‘Minuteman lists’ could be a tool for candidates
Party should keep track of resources for campaigns.
by Paul Lachelier†
GreenPages, Vol 7, No.3
Remember learning in U.S. history class how Revolutionary War era “minutemen” mobilized in minutes into a fighting force?†
Remember also how Civil War era abolitionists like Harriet Tubman created an “underground railroad” providing shelter and food for escaped southern slaves on their way north to freedom?†
I believe the time is ripe for the Green Party to develop what I call “minuteman lists” to help support a Green political revolution in America and beyond.
As we prepare for the 2004 elections here in the United States, minuteman lists can help our party muster the grassroots resources necessary to wage breakthrough campaigns for state and federal office.
We have only begun as a party to tap into the significant resources our growing number of supporters possess.
I am not talking so much about the personal resources ó their time, money and skills. I am talking of what may be called local resources ó their homes, offices, storage space, cars, bikes, food, computers, office supplies, etc.
Not everyone has thousands of dollars, or even time, to give, but most have useful local resources of some kind.†
Moreover, people are often quite willing to lend certain resources when they know they will tangibly benefit a cause they support.
I propose mobilizing local resources so that, when the time comes to launch our election campaigns in earnest, we have the housing, work spaces, food, transport, and other resources our campaigns need.†
Some of this mobilization is already occurring, as Green organizers seek temporary housing for campaign workers, but our efforts have not been nearly as systematic or effective as they could be.†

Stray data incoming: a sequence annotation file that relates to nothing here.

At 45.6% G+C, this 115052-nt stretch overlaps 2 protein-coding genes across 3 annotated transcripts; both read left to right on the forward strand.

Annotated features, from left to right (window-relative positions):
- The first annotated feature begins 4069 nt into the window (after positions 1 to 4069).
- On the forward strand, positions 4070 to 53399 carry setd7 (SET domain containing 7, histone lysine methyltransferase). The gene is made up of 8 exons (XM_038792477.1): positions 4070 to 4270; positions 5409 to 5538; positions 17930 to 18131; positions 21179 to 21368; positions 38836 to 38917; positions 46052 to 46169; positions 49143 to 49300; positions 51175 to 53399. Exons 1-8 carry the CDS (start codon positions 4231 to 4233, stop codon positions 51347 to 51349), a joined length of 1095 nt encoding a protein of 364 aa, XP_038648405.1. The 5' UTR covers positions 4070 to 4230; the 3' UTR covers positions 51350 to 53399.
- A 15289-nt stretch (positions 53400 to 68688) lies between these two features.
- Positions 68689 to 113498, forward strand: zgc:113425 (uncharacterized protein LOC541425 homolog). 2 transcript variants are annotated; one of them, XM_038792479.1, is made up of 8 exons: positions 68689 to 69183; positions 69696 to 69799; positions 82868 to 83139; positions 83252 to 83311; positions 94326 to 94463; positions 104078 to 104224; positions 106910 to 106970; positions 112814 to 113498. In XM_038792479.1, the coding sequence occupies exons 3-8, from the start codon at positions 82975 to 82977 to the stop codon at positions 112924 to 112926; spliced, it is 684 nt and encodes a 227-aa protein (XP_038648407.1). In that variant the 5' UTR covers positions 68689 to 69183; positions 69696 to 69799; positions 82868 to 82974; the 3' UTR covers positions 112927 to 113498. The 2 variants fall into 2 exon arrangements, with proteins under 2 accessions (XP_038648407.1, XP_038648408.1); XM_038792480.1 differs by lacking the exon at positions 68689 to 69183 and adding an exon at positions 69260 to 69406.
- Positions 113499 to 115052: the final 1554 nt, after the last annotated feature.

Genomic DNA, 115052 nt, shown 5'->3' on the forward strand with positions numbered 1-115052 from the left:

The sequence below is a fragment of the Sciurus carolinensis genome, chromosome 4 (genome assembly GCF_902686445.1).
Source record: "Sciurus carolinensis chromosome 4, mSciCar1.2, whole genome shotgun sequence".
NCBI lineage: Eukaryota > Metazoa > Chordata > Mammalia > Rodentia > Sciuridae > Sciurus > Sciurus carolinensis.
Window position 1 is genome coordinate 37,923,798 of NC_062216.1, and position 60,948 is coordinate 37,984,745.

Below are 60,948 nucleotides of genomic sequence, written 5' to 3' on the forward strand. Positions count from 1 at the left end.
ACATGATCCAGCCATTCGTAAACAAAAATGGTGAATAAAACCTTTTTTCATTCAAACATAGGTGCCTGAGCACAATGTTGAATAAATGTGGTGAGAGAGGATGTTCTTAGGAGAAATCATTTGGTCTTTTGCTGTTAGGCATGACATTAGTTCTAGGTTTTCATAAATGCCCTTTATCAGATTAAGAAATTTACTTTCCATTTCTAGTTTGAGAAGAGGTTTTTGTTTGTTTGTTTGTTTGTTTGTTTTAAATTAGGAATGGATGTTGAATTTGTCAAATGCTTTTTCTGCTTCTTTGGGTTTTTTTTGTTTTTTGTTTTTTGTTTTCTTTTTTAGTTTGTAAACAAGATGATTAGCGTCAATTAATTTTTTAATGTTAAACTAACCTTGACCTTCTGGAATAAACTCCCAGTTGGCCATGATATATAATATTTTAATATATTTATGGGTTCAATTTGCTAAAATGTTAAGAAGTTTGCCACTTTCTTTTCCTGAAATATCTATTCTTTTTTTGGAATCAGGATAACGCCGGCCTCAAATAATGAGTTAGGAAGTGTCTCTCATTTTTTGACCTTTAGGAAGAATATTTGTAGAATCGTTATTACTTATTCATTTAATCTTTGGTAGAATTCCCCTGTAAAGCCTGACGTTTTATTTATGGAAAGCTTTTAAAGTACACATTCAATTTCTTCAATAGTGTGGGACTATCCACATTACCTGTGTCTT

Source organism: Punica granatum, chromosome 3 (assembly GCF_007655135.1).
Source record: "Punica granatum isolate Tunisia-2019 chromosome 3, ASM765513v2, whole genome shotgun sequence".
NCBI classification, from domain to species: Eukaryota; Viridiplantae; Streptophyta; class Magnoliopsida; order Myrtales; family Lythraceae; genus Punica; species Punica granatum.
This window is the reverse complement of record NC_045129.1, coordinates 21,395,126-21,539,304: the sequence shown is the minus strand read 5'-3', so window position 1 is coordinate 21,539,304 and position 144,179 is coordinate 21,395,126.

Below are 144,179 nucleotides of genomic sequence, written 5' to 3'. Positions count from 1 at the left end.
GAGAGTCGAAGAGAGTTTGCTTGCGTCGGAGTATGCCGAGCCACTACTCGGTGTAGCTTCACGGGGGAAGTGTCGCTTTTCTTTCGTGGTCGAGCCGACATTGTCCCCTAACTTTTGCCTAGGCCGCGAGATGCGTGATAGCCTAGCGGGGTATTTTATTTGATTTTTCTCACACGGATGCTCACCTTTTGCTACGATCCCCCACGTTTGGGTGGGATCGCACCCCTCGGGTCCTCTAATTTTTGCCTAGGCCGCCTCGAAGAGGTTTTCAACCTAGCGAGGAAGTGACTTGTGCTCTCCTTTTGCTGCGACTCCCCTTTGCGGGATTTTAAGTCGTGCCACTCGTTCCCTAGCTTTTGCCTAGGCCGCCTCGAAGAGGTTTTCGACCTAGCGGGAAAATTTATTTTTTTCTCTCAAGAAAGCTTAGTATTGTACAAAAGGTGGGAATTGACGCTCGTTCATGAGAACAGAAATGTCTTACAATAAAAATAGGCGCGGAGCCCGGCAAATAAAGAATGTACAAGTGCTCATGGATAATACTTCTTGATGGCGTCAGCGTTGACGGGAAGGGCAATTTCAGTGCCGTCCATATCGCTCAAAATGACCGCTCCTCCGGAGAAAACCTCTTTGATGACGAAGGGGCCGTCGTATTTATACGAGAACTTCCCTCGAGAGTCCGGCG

Here in Massachusetts, in Jill Stein’s gubernatorial campaign and my own campaign for state representative, among others in 2002, paid staff who came from other parts of the state or nation struggled to secure cheap housing and meet basic expenses on low budgets.
It is in such situations, sure to recur in 2004 and beyond, that a network of Green minutemen can help significantly. (Such support must, of course, abide by applicable local, state, and/or federal campaign finance laws regarding in-kind donations.)
So, here is the simple proposal: When a Green candidate surfaces, and there is a strong possibility that that candidate will be using traveling campaign staff or volunteers, one or two Green volunteers should set themselves the time-delimited task of developing a minuteman list of local supporters.
The list would specify who is willing to provide certain local resources such as lodging, food or bikes, free or at low cost for part or all of the campaign’s duration.
The list makers might recruit volunteers or student interns to help make the many calls and write the many e-mails necessary to develop the list.
If planned ahead sufficiently, local, state and national Green Party organizations, rather than candidate organizations, should create enduring minuteman lists, starting with supporters in those districts in 2004 where we anticipate having candidates who will draw outside staff and volunteers.
Distinct from voter and volunteer lists, minuteman lists can and should be seen as a new, tangible and potentially quite valuable asset that local, state and national Green Party organizations can offer our candidates.
Many supporters may not be willing to give of their time or money, but they may be willing to lend a bike, computer or bedroom they are not using, especially when they hear that this would be an easy way for them to greatly help the Green Party.
Perhaps best of all, minuteman lists embody the kind of organized, grassroots power we as Greens advocate to challenge the currently dominant, moneyed, professional party organizations that tend to undermine genuine participatory democracy.
Paul Lachelier lives in Somerville, Mass., where he is conducting research for a Ph.D. in political sociology. He ran as the 2002 Green candidate for state representative in Somerville and Cambridge, garnering 37 percent of the vote.